The plot of a memoir related by a person who has survived major mental illness is somewhat predictable. Some subtle signs of the illness are present even in childhood, and the symptoms become more frequent and more disturbing as the protagonist reaches adolescence. But, being a high-achiever, (and who but a high achiever would ever go on to write a book about their horrendous experiences?) our hero manages to do well in high school, go to college, and get a good job. His or her (and it seems more often to be a woman) personal life is a mess, but then, that's not so unusual for people in their twenties, and so he or she doesn't seem so unusual, despite the mental illness becoming ever more noticeable. Eventually, though, the narrator tells of a major crisis, the first hospitalization, a series of further crises and treatments, until he or she triumphs over the illness, finding a combination of medications and other forms of therapy that work well.
The tension in the story is not whether or not the narrator will survive, because we know, even if we have avoiding reading the blurb on the back, that he or she has written a book. Of course, the writer might not survive after the time where the book ends, but generally the indications are hopeful. Often in a relationship, or even married, and having written a most of a book, the last chapter ends on a satisfying note of accomplishment. Yet there is still tension in the story. We get to see the casualties along the way, the fellow sufferers who do not make it, the failed relationships, and the friends and family members who can't understand the illness and its symptoms. Of course these events were difficult for those experiencing them at the time, but they can also be difficult for the reader, either because of feelings of strong identification with some of the characters, or possibly feelings of intense annoyance and frustration with the them.
The first time one reads a memoir of mental illness, one is generally caught up in a new world. The details of symptoms, the interactions with mental health professionals, and the trials and tribulations of treatment are all fascinating. However, for readers like myself, whose bookshelves are packed tight with such tales, there has to be something more to retain interest. Personally, since I'm a philosopher, I like it when the author takes a moment to reflect on the meaning of her illness and how it affects her self-image, or the injustice of the treatment she received at the hands of others. Yet those moments of more abstract thought need to be amid the a series of gripping events; in the end, it's the drama of the story rushing from one event to the next that makes a memoir gripping.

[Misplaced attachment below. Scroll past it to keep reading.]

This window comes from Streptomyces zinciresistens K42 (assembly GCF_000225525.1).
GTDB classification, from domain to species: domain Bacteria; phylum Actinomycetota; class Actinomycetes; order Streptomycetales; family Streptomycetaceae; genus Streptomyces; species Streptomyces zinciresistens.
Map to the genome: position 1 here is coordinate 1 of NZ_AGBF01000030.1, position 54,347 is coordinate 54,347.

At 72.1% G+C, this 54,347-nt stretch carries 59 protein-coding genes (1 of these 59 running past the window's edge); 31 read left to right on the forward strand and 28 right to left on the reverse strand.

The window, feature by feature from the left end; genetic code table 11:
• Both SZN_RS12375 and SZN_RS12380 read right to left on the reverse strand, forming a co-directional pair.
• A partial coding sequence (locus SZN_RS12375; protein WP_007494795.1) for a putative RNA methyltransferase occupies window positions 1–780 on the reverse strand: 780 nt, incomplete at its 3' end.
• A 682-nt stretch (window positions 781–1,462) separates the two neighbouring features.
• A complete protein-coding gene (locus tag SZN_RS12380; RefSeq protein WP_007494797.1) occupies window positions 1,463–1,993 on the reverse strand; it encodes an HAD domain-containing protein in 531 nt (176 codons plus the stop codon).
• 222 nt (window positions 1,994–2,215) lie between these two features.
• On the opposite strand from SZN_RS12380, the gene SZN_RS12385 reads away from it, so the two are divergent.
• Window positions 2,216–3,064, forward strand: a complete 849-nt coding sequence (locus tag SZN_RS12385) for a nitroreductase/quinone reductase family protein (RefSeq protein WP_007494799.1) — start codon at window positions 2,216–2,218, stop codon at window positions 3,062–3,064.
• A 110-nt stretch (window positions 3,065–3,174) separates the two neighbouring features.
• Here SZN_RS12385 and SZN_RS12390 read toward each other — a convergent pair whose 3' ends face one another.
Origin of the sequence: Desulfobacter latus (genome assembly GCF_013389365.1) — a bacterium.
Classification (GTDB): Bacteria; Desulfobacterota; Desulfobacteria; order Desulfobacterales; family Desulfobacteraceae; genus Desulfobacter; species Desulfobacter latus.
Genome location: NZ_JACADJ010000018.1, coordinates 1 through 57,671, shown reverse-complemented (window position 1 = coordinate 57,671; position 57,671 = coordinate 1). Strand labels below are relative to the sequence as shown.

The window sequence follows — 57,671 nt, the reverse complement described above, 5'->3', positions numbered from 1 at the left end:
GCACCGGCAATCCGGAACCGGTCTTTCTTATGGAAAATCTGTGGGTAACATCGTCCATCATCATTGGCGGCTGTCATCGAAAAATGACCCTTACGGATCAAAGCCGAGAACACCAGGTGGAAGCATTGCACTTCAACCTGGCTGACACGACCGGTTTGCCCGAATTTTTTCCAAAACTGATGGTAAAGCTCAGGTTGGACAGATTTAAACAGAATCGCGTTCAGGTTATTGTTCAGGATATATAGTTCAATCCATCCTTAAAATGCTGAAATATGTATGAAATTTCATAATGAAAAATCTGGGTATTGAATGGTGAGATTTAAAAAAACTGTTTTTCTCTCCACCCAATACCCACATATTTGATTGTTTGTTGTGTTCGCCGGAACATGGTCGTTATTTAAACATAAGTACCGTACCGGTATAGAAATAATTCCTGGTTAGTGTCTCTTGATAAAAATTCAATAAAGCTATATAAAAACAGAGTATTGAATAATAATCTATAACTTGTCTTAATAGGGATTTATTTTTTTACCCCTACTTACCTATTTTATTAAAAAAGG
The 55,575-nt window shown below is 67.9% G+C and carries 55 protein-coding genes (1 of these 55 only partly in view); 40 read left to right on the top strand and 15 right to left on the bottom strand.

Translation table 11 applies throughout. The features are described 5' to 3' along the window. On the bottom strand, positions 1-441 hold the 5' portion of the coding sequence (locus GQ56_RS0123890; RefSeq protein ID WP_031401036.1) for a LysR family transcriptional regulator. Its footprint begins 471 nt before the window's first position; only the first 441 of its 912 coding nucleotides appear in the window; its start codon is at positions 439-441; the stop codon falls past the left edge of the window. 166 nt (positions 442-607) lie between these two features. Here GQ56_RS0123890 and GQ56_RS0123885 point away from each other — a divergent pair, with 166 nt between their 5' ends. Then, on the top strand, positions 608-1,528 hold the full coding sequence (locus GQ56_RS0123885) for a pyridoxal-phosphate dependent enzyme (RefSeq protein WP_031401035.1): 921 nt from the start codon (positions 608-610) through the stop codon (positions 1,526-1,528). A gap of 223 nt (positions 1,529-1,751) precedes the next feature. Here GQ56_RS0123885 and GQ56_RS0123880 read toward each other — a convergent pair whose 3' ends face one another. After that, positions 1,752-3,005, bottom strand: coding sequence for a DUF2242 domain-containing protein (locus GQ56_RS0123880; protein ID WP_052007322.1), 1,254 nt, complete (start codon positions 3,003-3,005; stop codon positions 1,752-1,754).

Having indulged myself in these abstract considerations, I now turn to the book at hand. Tracy Thompson is a writer for the Washington Post, and so it is not surprising that she has a way with words in telling the story of her depression, which she calls "the beast." Her story goes pretty much as one expects it to. We learn of her childhood down south in Georgia, her successes leading to her eventually getting a journalist at the Atlanta Constitution, and then even greater success in Washington DC. Much of the book revolves around her denial of her depression, and her unhealthy relationship with Thomas, a widower with two children. Thompson tells us that in her early years a therapist diagnosed her as having a personality disorder, and that's easy to believe. She comes across as self-absorbed and manipulative. Depression can do that to people. I spent much of the book wondering how differently other people would describe the events she relates; especially Thomas, who if Thompson is to be believed, both recognized her depression before she did, urged her to get it treated, and yet at the same time seemed to need her to be depressed in order for him to be able to exert power over her.
Thompson eventually responds well to Prozac, and she clearly favors a biological explanation of depression. But while her scientific explanations are a little simple-minded, she is not reductionist. She likes to describe the physical feeling of depression and how it affects her perception of her life. Implicit in her narrative is the idea that Thomas both saves her from depression and also causes it. Their relationship lasts far too long, and becomes massively convoluted and unhappy. Furthermore, she is also very impressed with Aaron Beck's Cognitive Therapy of Depression, and so she describes how performing the exercises from that book is helpful to her.
So The Beast is a rich, interesting book. Given the constraints of the genre, Thompson does well at keeping the story going and making insightful comments along the way. People who have experienced depression, or know others with depression, may well find it useful. It provides a story with hope: Thompson not only beats her depression and overcomes her suicidal moments, but does so while holding down a high pressure job at one of the nation's top newspapers.
Nevertheless, this book leaves me wondering even more than before what it takes to be ready to put one's life story into a book. I can't help thinking that the only kind of person who would want to do so is someone with considerable narcissism.
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